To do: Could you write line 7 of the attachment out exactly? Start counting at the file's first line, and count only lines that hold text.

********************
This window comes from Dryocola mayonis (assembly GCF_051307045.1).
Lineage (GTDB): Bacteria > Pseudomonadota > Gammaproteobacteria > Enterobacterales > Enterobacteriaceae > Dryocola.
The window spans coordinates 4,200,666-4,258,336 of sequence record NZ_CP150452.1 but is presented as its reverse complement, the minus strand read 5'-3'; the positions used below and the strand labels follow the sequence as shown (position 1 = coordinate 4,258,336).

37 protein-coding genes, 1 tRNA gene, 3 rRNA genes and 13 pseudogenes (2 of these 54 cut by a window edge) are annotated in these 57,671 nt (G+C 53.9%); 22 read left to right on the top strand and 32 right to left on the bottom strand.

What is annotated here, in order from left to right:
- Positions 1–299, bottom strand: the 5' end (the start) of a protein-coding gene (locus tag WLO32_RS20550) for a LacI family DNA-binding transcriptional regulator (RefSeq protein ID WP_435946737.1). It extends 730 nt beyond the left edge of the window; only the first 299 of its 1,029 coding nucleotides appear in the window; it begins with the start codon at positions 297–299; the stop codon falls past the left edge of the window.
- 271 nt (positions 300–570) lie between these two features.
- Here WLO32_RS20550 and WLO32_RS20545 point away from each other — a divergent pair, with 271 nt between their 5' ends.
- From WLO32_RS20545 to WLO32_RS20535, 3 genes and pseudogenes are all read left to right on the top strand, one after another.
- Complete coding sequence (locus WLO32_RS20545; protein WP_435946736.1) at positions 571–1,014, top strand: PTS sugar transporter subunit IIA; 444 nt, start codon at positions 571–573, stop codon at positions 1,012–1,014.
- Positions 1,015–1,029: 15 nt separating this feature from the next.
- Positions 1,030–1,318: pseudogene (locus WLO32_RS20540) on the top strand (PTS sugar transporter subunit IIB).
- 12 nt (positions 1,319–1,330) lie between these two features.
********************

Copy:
- 271 nt (positions 300–570) lie between these two features.